“Jobless?” He asked in surprise. “Yes sir. It is only through His grace I got a part-time teaching job at one of our secondary schools.”

“Go and meet Supo. Don’t you have his number? He’ll get you one. More than 100 youth like you have benefited from his massive employment and empowerment programmes.”

“Sir, you mean the okada and grinding machines empowerment?”

“Who is telling you that? Our workaholic honourable has provided jobs for people in police, navy, army and others. It’s only in armed robber force I don’t think he’ll encourage youth like you.”

“How true is that sir?  They said those appointments are given to his Ibadan kin and kith. They said he’s not even from Iseyin.”

Now stopped sipping his beers. 

“Fabrication! Pure lies from people who want to pull him down.  He’s the best honourable we’ve had so far.”

“But some people are saying he doesn’t perform. That he was just there like an effigy. I think people are now trooping in for the self-styled king of African nightclub. Our people love celebrities. They’re waiting for the man to bring in A-list artistes in 2019.”

“Arrant nonsense. Balderdash (now overtly enraged). Is that what our people want? We’re talking about a man who has sufficiently done well for the town.”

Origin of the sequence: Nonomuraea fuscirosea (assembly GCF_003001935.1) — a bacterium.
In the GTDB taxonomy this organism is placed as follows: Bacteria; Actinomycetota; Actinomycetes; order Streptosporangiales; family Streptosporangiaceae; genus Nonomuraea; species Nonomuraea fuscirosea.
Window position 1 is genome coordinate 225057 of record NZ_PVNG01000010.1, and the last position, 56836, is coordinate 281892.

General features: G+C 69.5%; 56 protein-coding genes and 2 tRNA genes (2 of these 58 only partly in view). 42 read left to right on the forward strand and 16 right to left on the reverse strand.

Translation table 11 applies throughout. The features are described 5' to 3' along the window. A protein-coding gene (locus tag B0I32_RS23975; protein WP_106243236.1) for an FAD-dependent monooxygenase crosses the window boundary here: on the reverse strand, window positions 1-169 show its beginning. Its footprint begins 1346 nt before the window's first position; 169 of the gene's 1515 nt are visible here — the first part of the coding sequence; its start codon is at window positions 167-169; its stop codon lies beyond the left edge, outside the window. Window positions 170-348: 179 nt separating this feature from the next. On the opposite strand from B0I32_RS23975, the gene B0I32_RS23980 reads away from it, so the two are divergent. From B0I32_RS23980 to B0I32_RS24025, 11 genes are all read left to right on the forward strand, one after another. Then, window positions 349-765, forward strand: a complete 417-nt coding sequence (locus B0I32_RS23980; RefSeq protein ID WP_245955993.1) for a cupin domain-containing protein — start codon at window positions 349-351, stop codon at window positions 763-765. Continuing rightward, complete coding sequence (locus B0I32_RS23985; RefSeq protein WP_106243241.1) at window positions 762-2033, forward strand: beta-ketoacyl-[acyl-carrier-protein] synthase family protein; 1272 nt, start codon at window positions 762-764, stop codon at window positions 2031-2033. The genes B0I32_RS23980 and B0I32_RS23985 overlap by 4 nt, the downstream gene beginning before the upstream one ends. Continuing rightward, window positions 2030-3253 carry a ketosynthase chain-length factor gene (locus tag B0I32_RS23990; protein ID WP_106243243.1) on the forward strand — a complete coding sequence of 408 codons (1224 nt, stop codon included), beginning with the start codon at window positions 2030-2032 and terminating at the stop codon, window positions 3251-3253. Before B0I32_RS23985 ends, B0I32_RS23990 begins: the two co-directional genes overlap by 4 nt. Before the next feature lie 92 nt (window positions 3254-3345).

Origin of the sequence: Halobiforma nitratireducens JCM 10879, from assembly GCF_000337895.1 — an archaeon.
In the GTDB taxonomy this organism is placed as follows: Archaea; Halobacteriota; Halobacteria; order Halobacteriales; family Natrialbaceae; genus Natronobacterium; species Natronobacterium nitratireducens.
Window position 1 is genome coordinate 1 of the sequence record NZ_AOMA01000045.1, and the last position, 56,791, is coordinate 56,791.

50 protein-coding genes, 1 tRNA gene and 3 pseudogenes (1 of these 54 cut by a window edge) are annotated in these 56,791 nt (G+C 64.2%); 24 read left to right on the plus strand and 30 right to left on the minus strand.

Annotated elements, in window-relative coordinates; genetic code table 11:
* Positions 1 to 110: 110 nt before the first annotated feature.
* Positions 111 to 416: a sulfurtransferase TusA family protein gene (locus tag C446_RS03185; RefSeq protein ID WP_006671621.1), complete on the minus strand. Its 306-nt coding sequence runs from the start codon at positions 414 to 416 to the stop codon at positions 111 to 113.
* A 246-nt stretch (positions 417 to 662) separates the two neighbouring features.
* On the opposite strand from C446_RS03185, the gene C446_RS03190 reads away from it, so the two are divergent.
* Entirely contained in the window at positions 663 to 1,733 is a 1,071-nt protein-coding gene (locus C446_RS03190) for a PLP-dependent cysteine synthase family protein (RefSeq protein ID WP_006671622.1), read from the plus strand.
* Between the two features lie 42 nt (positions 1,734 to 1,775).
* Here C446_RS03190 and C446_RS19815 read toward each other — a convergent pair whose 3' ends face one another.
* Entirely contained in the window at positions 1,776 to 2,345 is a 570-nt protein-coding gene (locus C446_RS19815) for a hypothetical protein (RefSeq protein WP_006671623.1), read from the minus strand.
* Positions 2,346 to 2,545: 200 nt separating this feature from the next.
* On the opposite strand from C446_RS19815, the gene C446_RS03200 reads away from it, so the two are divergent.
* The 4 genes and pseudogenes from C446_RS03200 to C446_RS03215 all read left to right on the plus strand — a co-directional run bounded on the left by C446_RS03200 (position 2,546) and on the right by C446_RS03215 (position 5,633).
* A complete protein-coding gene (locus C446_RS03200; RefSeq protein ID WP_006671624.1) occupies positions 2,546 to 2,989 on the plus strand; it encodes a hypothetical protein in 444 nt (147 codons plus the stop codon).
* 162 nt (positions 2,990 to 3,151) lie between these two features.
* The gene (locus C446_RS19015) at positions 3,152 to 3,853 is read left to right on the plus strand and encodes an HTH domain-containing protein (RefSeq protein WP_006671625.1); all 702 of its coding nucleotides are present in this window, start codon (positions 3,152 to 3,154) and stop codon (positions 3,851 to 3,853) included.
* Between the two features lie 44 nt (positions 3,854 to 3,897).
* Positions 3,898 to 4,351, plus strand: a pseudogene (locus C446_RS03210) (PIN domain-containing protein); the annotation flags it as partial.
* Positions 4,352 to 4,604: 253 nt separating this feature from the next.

“But sir, some say Supo is excessively arrogant. He attacked the gunfnor as if attacking a lawmaker colleague. He doesn’t respect the grey hairs.”

“Yes he did, but we need to ask what the gunfnor did to them also. Serubawon wanted to become an emperor which our man vehemently rejected.”

“But they are also saying Shina has also been doing well even without being an honourable.”

“Can you tell me what he’s done? ”

“Football competition across Oke-Ogun. He brought Small Doctor, top monarchs, superstars.”

“Is that one an achievement? Football at this age? Our people need tangible projects.”

A young man who has been eavesdropping our conversation also burst in a guttural voice of an ancient masquerade.

“Awa ti Shina Peller re. Omo ologo. The guy is spending. He’s bought cars for monarchs and top people in Iseyin.”

“How does that concern us?” The lanky man cut in as I left the argument for them, watching.

“Shina has money. He has name. He knows Davido and Burna Boy. He knows the Ibadan boy who owns Nairabet. He has nothing to do with constituency money.”

“And they told you Supo was a beggar before becoming our honourable?”

“How many functioning boreholes did Supo provide?”

“How many people has Shina helped?”

“Well, we need new names. Someone like the Quilox boss.”

“My friend, the lucifer we know is better than one angel lurking somewhere. We are talking about an honourable who has competed twice before winning. He’s no more a new thing to us.

” Shina is also a sun and son of the soil. We need him now. And he is doing well. We need new name.”

“Which name? Someone people said he got his money from fraud, cocaine dealing and 419 packaging, well what’s my own?

“O sùpò o jèrè ni my friend. ”

“Shina lo se baba mi!”

They both shouted into the air as I left the place, dancing my thoughts into the fast beckoning hours of 2019.

Rahaman Abiola is a content and political editor at NAIJ.com (Legit.ng). He writes from Lagos.